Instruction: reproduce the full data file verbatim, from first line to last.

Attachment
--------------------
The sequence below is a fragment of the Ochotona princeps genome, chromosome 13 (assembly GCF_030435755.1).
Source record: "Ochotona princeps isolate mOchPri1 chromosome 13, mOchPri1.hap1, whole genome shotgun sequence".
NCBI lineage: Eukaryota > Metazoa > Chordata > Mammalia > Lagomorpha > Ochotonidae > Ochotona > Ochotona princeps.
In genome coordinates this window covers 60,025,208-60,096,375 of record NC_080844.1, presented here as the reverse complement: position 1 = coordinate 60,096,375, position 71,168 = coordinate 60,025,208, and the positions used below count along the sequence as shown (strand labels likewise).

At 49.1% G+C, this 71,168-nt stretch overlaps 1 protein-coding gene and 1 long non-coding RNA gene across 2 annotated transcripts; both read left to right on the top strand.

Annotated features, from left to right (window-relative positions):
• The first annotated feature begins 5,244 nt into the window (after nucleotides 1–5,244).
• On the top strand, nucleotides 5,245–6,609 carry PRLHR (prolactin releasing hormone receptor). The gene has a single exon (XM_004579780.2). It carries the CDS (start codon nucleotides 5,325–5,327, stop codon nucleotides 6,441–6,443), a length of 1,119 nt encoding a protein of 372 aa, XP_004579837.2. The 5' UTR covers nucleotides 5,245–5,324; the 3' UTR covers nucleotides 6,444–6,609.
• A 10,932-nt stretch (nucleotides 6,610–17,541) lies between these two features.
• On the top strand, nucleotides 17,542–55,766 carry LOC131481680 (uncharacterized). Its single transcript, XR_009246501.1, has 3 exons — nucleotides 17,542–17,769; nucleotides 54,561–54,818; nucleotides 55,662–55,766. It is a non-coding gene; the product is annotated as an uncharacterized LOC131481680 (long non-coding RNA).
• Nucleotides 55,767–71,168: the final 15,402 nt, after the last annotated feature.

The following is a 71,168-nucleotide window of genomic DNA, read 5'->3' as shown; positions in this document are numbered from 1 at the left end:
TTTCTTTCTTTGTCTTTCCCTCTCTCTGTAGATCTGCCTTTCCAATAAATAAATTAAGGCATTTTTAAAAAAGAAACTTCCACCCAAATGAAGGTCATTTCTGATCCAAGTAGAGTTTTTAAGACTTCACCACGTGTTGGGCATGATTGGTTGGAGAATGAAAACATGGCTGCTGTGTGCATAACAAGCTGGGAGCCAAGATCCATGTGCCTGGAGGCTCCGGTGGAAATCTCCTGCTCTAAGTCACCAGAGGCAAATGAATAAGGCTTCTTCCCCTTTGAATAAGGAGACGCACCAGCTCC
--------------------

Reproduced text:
The sequence below is a fragment of the Ochotona princeps genome, chromosome 13 (assembly GCF_030435755.1).
Source record: "Ochotona princeps isolate mOchPri1 chromosome 13, mOchPri1.hap1, whole genome shotgun sequence".
NCBI lineage: Eukaryota > Metazoa > Chordata > Mammalia > Lagomorpha > Ochotonidae > Ochotona > Ochotona princeps.
In genome coordinates this window covers 60,025,208-60,096,375 of record NC_080844.1, presented here as the reverse complement: position 1 = coordinate 60,096,375, position 71,168 = coordinate 60,025,208, and the positions used below count along the sequence as shown (strand labels likewise).

At 49.1% G+C, this 71,168-nt stretch overlaps 1 protein-coding gene and 1 long non-coding RNA gene across 2 annotated transcripts; both read left to right on the top strand.

Annotated features, from left to right (window-relative positions):
• The first annotated feature begins 5,244 nt into the window (after nucleotides 1–5,244).
• On the top strand, nucleotides 5,245–6,609 carry PRLHR (prolactin releasing hormone receptor). The gene has a single exon (XM_004579780.2). It carries the CDS (start codon nucleotides 5,325–5,327, stop codon nucleotides 6,441–6,443), a length of 1,119 nt encoding a protein of 372 aa, XP_004579837.2. The 5' UTR covers nucleotides 5,245–5,324; the 3' UTR covers nucleotides 6,444–6,609.
• A 10,932-nt stretch (nucleotides 6,610–17,541) lies between these two features.
• On the top strand, nucleotides 17,542–55,766 carry LOC131481680 (uncharacterized). Its single transcript, XR_009246501.1, has 3 exons — nucleotides 17,542–17,769; nucleotides 54,561–54,818; nucleotides 55,662–55,766. It is a non-coding gene; the product is annotated as an uncharacterized LOC131481680 (long non-coding RNA).
• Nucleotides 55,767–71,168: the final 15,402 nt, after the last annotated feature.

The following is a 71,168-nucleotide window of genomic DNA, read 5'->3' as shown; positions in this document are numbered from 1 at the left end:
TTTCTTTCTTTGTCTTTCCCTCTCTCTGTAGATCTGCCTTTCCAATAAATAAATTAAGGCATTTTTAAAAAAGAAACTTCCACCCAAATGAAGGTCATTTCTGATCCAAGTAGAGTTTTTAAGACTTCACCACGTGTTGGGCATGATTGGTTGGAGAATGAAAACATGGCTGCTGTGTGCATAACAAGCTGGGAGCCAAGATCCATGTGCCTGGAGGCTCCGGTGGAAATCTCCTGCTCTAAGTCACCAGAGGCAAATGAATAAGGCTTCTTCCCCTTTGAATAAGGAGACGCACCAGCTCC